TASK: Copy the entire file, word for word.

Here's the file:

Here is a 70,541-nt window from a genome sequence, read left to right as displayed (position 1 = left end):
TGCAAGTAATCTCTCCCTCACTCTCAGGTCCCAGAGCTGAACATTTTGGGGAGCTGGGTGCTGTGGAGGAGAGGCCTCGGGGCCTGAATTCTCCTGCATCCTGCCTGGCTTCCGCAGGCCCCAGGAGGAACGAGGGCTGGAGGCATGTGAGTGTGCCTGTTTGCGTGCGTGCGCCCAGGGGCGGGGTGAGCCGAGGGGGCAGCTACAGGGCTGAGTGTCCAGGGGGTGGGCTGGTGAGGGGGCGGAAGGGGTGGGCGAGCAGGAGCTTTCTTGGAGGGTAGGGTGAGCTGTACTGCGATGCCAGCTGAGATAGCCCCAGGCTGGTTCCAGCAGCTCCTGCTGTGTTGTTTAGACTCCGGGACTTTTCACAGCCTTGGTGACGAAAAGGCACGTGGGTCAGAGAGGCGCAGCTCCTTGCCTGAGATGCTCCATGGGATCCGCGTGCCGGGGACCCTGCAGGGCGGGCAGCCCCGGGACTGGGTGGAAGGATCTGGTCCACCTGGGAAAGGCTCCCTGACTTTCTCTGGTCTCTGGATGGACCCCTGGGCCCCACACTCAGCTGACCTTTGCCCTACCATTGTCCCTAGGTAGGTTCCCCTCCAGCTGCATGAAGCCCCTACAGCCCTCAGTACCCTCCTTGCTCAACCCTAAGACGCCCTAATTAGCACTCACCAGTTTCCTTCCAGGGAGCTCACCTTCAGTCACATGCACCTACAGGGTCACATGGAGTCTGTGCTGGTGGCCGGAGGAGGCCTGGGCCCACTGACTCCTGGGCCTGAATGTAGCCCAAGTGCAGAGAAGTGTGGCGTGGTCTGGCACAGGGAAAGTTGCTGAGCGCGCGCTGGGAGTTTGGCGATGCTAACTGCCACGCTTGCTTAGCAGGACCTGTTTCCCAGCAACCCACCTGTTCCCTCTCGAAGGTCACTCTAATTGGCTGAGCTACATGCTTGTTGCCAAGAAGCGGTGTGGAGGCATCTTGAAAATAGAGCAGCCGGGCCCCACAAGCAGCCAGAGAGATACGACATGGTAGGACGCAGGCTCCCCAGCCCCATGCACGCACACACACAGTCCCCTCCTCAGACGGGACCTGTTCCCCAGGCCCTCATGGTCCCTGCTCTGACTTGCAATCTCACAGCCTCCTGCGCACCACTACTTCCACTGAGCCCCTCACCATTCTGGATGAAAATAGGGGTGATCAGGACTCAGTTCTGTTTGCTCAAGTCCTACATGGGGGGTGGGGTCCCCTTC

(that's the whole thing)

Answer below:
Here is a 70,541-nt window from a genome sequence, read left to right as displayed (position 1 = left end):
TGCAAGTAATCTCTCCCTCACTCTCAGGTCCCAGAGCTGAACATTTTGGGGAGCTGGGTGCTGTGGAGGAGAGGCCTCGGGGCCTGAATTCTCCTGCATCCTGCCTGGCTTCCGCAGGCCCCAGGAGGAACGAGGGCTGGAGGCATGTGAGTGTGCCTGTTTGCGTGCGTGCGCCCAGGGGCGGGGTGAGCCGAGGGGGCAGCTACAGGGCTGAGTGTCCAGGGGGTGGGCTGGTGAGGGGGCGGAAGGGGTGGGCGAGCAGGAGCTTTCTTGGAGGGTAGGGTGAGCTGTACTGCGATGCCAGCTGAGATAGCCCCAGGCTGGTTCCAGCAGCTCCTGCTGTGTTGTTTAGACTCCGGGACTTTTCACAGCCTTGGTGACGAAAAGGCACGTGGGTCAGAGAGGCGCAGCTCCTTGCCTGAGATGCTCCATGGGATCCGCGTGCCGGGGACCCTGCAGGGCGGGCAGCCCCGGGACTGGGTGGAAGGATCTGGTCCACCTGGGAAAGGCTCCCTGACTTTCTCTGGTCTCTGGATGGACCCCTGGGCCCCACACTCAGCTGACCTTTGCCCTACCATTGTCCCTAGGTAGGTTCCCCTCCAGCTGCATGAAGCCCCTACAGCCCTCAGTACCCTCCTTGCTCAACCCTAAGACGCCCTAATTAGCACTCACCAGTTTCCTTCCAGGGAGCTCACCTTCAGTCACATGCACCTACAGGGTCACATGGAGTCTGTGCTGGTGGCCGGAGGAGGCCTGGGCCCACTGACTCCTGGGCCTGAATGTAGCCCAAGTGCAGAGAAGTGTGGCGTGGTCTGGCACAGGGAAAGTTGCTGAGCGCGCGCTGGGAGTTTGGCGATGCTAACTGCCACGCTTGCTTAGCAGGACCTGTTTCCCAGCAACCCACCTGTTCCCTCTCGAAGGTCACTCTAATTGGCTGAGCTACATGCTTGTTGCCAAGAAGCGGTGTGGAGGCATCTTGAAAATAGAGCAGCCGGGCCCCACAAGCAGCCAGAGAGATACGACATGGTAGGACGCAGGCTCCCCAGCCCCATGCACGCACACACACAGTCCCCTCCTCAGACGGGACCTGTTCCCCAGGCCCTCATGGTCCCTGCTCTGACTTGCAATCTCACAGCCTCCTGCGCACCACTACTTCCACTGAGCCCCTCACCATTCTGGATGAAAATAGGGGTGATCAGGACTCAGTTCTGTTTGCTCAAGTCCTACATGGGGGGTGGGGTCCCCTTC